Participants were also asked how many hours a week they study for this course. In general, 206 students, or 71%, indicated they studied between one to three hours per week, and 37 students or 13% indicated that they studied four to six hours per week. Forty students, or 14%, responded that they did not study at all for this course.
The last question asked students about the reasons they had for taking this course. The responses indicated most students, 248 or 85%, thought this course would be helpful in other courses, and for 233 students, or 80%, this course was a requirement of their academic major. Many students, 211, or 73% felt the course would improve their academic skills and 205 students, or 70%, felt the course would improve their career prospects. One hundred ninety-one students, or 66%, took the course because the content seemed interesting.
The results portray a complex combination of the motivation and learning strategies utilized by college students in a Computer Literacy course. Overall, the results appear to indicate that these students held both extrinsic and intrinsic goal orientations concurrently. For many students, earning a high grade was important, and many took the courses because the content seemed valuable and interesting. These students also reported they have both high self-efficacy and low test-anxiety, they utilized elaboration learning strategies and prefer to not study with classmates. Approximately half of the students earned the grade they indicated was the lowest grade acceptable to them, but about one-third earned a poorer grade than the lowest grade acceptable to them. The majority of students reported that they spent between one and three hours per week studying for this course, however, many indicated that more discipline and a study schedule would help them become better learners.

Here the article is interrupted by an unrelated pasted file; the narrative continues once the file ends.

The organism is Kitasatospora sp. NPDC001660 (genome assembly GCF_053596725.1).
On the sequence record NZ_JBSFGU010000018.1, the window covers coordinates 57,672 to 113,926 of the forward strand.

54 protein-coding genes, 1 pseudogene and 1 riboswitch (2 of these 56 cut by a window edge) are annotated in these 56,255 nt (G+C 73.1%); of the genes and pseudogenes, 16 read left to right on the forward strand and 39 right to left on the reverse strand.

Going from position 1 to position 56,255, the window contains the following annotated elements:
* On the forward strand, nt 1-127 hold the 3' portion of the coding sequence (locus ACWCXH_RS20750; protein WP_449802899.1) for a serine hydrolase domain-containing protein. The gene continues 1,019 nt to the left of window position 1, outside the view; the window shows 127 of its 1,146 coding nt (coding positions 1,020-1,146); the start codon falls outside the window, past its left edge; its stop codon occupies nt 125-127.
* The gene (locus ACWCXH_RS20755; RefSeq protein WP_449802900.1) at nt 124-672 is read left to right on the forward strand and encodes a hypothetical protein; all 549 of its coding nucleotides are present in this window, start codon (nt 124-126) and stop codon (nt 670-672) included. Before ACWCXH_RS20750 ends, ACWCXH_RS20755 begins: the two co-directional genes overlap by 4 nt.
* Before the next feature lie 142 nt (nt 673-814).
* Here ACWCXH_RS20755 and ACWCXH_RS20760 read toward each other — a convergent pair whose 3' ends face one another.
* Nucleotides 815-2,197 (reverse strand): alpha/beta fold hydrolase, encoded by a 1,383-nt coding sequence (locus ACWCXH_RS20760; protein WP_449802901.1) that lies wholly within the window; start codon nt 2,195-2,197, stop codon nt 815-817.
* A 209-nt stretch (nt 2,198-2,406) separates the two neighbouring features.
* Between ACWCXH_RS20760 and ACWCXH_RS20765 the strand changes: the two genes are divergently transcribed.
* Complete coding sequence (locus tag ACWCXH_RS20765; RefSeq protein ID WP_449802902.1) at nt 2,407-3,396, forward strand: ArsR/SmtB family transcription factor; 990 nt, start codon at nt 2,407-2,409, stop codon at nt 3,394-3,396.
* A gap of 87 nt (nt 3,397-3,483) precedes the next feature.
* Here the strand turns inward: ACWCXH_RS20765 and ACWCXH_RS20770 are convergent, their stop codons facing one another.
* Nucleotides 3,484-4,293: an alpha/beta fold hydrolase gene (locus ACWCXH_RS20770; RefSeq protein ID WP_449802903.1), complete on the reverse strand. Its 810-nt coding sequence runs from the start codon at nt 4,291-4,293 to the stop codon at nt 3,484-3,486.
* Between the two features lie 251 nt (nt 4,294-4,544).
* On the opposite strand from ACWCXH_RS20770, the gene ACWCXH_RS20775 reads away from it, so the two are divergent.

In terms of achievement goals, findings indicated extrinsic goal orientation was positively related to course grade. This finding is similar to results from a previous study focusing on college students’ goal orientations and use of self-regulation strategies in the classroom. In their study, Pintrich & Garcia (1994) found that having an extrinsic goal orientation, such as commitment to earning high grades, may actually help students focus not only on learning course material, but may also help maintain their self-efficacy.
In the current study, self-efficacy was also positively related to course grade. From this finding, it appears students had a combination of extrinsic goal orientation and high self-efficacy, which may have caused persistence in learning course material to achieve their desired academic goal.
Self-efficacy beliefs also influence the amount of stress and anxiety individuals experience as they engage in a task and the level of accomplishment they realize. Students reported high self-efficacy beliefs, therefore, it is not surprising they also indicated they had low-test anxiety. Individuals with a strong sense of competence approach difficult tasks as challenges to be mastered rather than dangers to be avoided (Pajares, 1997).
Student selection of learning strategies used to accomplish a task is also dependent on both goal orientation and self-efficacy. In the current study, the learning strategy of elaboration was positively related to course grade. Results from research by Pintrich and Garcia (1994) found that students with either intrinsic or extrinsic goal orientations both reported substantial use of cognitive and self-regulated learning strategies, such as elaboration and organization. It appears a high level of concern for grades may actually lead to better cognitive engagement.